S-Cool Revision Summary

S-Cool Revision Summary


Design specification: Written early on in the development of a product and is quite general and wide.

Product specification: More detailed specification, usually written when the final product has been decided upon.

Manufacturing specification (Higher tier): Very detailed specification which would be given to the food manufacturer so that identical products can be produced on a large scale.

How to design a manufacturing specification...

Here are some ideas of what to include to produce a successful specifications...

  • Specific dimensions (with a sketch).
  • Specific qualities of ingredients.
  • Names of ingredients with weights and proportions to use.
  • Specific tolerances.
  • The size to which ingredients must be cut.
  • Types of cooking methods and cooking temeratures with critical control points.
  • Cooling times and methods.
  • Finishing techniques.
  • Specific details of packaging requirements.
  • Wording for the label.
  • Sometimes a photograph is used to help a manufactuer to meet that specification...

Development of a new product

Stages in product development:

Food Packages

Packaging and labelling of a food product

There are loads of different techniques designers use to sell a product - from bright colours, to simplistic text - depending on the age group of the people they're trying to attract. However, there are some limitations involved in the design process: the material used for the packaging needs to be suitable for the food product it is holding.

For example, if the product is a 'hand-held, take-away item', the packaging is likely to be...

  • See-through so the consumer can quickly see what they are buying.
  • Easy to remove.
  • An insulator if the product needs to be kept hot (Polystyrene, for example).
  • Grease and moiture resistant to keep hands clean.
  • Easy to dispose of and recyclable, ideally.

Suitable materials could be...

Plastic: This is lightweight, moisture-resistant and see-through, but can be difficult to recycle.
Polystyrene: This is lightweight, moisture-resistant and keeps food warm, but can be difficult to recycle.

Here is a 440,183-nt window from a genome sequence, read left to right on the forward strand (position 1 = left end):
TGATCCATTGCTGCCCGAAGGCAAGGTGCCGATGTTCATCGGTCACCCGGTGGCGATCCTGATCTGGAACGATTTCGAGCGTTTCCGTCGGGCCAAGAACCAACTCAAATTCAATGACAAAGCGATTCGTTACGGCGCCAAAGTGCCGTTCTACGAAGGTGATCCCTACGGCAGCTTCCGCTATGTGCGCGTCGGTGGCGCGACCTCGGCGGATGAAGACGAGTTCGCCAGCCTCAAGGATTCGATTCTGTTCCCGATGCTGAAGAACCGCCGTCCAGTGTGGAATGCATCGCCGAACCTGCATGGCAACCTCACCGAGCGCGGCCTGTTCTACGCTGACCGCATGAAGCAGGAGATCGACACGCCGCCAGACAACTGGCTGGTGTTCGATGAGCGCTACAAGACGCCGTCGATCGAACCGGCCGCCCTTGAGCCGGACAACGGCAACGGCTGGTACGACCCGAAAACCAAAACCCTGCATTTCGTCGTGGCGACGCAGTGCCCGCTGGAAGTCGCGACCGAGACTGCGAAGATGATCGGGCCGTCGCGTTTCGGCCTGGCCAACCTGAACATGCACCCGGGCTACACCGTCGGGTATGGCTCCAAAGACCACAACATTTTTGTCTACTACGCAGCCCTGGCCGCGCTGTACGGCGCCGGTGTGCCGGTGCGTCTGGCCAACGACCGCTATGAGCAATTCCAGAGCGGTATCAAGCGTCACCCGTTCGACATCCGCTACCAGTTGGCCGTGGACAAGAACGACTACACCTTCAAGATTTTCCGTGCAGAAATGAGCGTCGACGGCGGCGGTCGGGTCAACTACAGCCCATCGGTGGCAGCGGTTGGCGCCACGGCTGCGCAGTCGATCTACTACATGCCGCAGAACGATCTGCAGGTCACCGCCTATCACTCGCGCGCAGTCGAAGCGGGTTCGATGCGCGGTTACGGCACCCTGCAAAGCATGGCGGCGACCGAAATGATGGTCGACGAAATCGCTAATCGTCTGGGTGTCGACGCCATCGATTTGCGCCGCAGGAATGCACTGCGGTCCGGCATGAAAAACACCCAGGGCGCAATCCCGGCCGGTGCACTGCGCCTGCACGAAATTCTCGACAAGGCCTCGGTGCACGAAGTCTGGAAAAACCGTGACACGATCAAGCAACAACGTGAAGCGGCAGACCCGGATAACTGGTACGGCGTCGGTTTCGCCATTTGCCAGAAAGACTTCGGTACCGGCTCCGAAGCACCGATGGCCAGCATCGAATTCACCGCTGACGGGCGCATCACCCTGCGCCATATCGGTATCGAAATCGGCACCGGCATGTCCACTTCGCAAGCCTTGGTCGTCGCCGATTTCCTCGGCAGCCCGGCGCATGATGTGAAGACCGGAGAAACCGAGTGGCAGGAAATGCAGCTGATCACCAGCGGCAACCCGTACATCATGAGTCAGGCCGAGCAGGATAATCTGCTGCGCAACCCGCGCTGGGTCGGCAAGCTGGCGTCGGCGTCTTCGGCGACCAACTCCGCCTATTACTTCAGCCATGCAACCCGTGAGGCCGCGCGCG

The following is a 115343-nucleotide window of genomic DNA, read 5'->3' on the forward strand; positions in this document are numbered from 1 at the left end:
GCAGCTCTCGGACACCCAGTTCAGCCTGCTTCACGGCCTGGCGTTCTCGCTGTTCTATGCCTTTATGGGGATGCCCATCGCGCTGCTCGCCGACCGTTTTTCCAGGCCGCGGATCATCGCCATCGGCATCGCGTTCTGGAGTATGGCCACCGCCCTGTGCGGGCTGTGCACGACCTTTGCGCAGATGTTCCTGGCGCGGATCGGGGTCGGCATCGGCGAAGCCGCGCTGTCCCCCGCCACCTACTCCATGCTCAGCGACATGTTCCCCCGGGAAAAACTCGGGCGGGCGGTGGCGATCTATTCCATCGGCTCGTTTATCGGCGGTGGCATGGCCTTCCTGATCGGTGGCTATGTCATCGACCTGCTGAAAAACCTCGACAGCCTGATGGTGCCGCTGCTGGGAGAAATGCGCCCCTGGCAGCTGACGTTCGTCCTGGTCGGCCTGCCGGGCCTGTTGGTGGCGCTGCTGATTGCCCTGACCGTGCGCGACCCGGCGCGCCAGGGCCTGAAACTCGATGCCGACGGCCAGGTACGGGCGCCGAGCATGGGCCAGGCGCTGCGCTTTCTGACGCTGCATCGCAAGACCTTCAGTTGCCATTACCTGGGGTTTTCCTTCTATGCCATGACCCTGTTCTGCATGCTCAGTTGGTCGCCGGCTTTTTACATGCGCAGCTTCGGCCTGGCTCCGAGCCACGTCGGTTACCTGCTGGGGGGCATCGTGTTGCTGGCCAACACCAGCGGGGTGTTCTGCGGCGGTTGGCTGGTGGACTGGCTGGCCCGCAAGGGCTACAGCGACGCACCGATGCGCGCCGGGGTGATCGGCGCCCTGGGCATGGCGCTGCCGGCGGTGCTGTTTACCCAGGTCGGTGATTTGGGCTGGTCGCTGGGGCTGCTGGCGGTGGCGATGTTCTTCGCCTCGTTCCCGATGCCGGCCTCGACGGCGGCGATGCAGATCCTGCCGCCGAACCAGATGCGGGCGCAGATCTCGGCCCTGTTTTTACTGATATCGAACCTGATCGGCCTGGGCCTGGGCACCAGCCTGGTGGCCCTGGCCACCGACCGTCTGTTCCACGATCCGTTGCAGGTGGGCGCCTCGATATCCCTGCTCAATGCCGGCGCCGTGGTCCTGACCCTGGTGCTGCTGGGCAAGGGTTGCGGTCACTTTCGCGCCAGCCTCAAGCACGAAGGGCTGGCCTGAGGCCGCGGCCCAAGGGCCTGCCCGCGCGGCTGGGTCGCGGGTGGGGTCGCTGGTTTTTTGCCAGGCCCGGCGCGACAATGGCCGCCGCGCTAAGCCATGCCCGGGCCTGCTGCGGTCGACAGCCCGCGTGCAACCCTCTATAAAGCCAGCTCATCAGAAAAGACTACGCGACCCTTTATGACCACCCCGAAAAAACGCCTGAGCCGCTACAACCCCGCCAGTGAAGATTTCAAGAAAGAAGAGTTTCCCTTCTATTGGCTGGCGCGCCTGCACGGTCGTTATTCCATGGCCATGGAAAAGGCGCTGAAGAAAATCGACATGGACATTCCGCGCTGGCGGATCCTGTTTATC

Paper: Lightweight, easy to recycle and print on, but not resistant to moisture or grease.
Cardboard: Easy to print on, can be shaped to provide support, can be recycled, more moisture-resistant than paper.

Take-away products will not always show details of ingredients, weight, storage details etc. However, if the product is sealed in a wrapper, it should show the following legally required information:

  • Name and address of manufacturer/importer/retailer.
  • List of ingredients in descending order of weight.
  • Weight, or quantity.
  • Storage/cooking instructions
  • An indication of when it should be consumed by (an 'eat-by', for instance).
  • Name or description of the product.

Risk assessment

Risk assessment means making an assessment of any risk to a food product during its production. This involves working out what chances there are of a food product being damaged or made incorrectly.

  • Thinking about what could happen.
  • Planning how to prevent it from happening.

These regulations involve identifying the Critical Control Points (CCPs) which could be any part that could affect the finished quality of the product.

For example:

  • Weighing of ingredients.
  • Time - chilling, cooking, setting.
  • Shaping or division of dough.
  • Temperature - in storage, cooking, etc.
  • Consistency of mixtures.
  • Hygiene - of equipment, ingredients and handlers.

To establish a HACCP system for a product, a detailed analysis of the possible hazards needs to be undertaken. Critical Control Points can then be identified and appropriate control and monitoring systems put in place. These could include...

  • Thermometers on fridges/ovens.
  • Timing devices on ovens/chilling units.
  • Alarms which ring if any of these devices show a fault.
  • Visual checks
  • Micro-biological tests on food and equipment